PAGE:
1 What is AMH?
The Anti-Mullerian Hormone (or AMH) is produced in a woman’s ovaries by the primary follicles (small clusters of cells that surround immature eggs). Levels of AMH can give you an indication of your ovarian reserve (ie how many eggs you have left) compared to other women of a similar age.
2 Why is it important?
Unlike men, who continually produce sperm, women are born with their lifetime supply of eggs. It can be important to know what your ovarian reserve is when considering having a baby. However, it is also important to remember that an AMH level does NOT predict your chances of a natural conception in the near future.
3 What is the AMH test?
It’s a hormonal blood test that estimates the number of eggs at left in a woman’s ovaries. This gives your fertility specialist a good idea of what the ovary is capable of, how suitable you are for certain fertility treatments (such as IVF and egg freezing) and how successful those treatments are likely to be.
4 Who should have an AMH test?
Women planning IVF or fertility treatment will usually have an AMH assessment, alongside other markers of ovarian reserve such as an ultrasound antral follicle assessment. It creates the opportunity to personalise a strategy to achieve the best possible outcome.
5 What factors contribute to a low AMH?
Age affects every woman’s AMH level, plus every woman starts out with a different number of eggs. However, whatever a woman’s starting point, her ovarian reserve will dramatically reduce over time. Eggs are steadily lost until the age of 30, at which point the rate of loss increases, and accelerates even further after 35 years. There are some circumstances where a low AMH level is inaccurate, such as when AMH is measured in women using the pill or who have hypothalamic dysfunction.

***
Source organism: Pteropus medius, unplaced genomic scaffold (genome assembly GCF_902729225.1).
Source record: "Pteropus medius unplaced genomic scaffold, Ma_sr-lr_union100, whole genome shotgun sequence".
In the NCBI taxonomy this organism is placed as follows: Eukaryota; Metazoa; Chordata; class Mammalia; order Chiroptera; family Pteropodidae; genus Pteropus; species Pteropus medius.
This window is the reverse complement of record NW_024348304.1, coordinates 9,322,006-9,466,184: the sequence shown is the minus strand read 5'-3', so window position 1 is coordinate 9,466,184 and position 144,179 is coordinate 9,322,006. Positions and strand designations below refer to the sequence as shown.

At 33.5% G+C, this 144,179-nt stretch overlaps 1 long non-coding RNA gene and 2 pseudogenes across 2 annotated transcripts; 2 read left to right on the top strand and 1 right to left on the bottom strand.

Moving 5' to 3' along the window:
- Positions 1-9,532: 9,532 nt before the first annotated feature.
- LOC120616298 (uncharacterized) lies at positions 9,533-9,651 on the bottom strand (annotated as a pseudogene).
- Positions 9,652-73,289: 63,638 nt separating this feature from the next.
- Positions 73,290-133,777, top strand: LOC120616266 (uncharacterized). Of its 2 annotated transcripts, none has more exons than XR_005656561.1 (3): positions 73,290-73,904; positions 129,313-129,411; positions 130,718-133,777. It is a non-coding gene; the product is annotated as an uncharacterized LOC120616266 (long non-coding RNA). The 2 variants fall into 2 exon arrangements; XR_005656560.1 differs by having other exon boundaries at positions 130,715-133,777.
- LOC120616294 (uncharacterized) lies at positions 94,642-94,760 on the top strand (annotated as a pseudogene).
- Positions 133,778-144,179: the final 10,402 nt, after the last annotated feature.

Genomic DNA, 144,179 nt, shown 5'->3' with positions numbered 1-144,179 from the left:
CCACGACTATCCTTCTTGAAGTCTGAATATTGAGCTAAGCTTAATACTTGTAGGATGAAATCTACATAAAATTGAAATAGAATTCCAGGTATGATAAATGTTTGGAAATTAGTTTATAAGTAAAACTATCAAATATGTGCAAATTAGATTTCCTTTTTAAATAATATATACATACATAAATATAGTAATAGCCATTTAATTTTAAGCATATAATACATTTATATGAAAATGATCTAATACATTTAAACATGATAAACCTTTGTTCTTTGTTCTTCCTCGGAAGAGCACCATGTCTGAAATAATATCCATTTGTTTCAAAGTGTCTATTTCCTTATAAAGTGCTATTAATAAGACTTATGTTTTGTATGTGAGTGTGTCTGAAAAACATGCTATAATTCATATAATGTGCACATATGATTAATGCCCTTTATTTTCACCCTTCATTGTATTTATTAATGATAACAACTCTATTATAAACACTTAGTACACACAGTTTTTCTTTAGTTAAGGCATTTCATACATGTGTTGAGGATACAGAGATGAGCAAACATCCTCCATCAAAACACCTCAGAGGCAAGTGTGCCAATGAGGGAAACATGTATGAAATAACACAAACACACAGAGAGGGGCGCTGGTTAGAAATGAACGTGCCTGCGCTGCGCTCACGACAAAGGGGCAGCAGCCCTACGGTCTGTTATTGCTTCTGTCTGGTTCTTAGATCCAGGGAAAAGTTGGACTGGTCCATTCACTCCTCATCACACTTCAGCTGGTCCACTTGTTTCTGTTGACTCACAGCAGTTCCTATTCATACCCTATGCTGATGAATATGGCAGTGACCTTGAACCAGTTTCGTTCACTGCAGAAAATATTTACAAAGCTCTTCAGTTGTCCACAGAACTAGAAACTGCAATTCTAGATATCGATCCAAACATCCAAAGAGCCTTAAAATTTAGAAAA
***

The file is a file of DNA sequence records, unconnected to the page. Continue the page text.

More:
6 How are the results of the AMH test measured?
An AMH test is not a measure of egg quality but of quantity – and can indicate how many eggs can be expected to develop in a fertility treatment cycle. It is important to interpret the AMH result in context of other factors that influence fertility.
7 What is a healthy range for an AMH test?
AMH levels can vary widely, even amongst fertile women. Interpretation of the AMH level should be considered in the context of a woman’s holistic situation and her plans for future fertility. A low AMH should not necessarily be considered as a stand-alone concern, and is not associated with a reduced monthly chance of getting pregnant. However, if a woman has many factors affecting her infertility, a low AMH can reduce her chance of having a baby. A low AMH can also influence whether or not a woman is a good candidate for preventative strategies like elective egg freezing.
8 What can a woman do if she has a low AMH?
There is no known therapy that can increase the number of eggs in the ovary. What we can do is take proactive action. If a patient comes to clinic with a low AMH and has presented a history of infertility, more advanced treatment would be advised sooner. Proactive family planning strategies, such as frozen embryo banking if she wishes to have more than one child in the future, would also be advised.
9 How can I determine the quality of my eggs?
Age is the best indicator of egg quality. Other lifestyle factors such as being overweight, smoking and exposure to environmental toxins might affect a woman’s egg quality. Over time, eggs can become metabolically fatigued which makes them more prone to genetic changes.
10 How do I get an AMH test?
Any woman who wants to know more about her fertility should seek advice from a specialist. Your GP can refer you, or get in touch with the clinic directly. And remember, AMH is not a standalone measure of a woman’s current or future fertility. The result should be interpreted in the context of an individual and her plans for future fertility, as a part of a comprehensive assessment with a fertility specialist.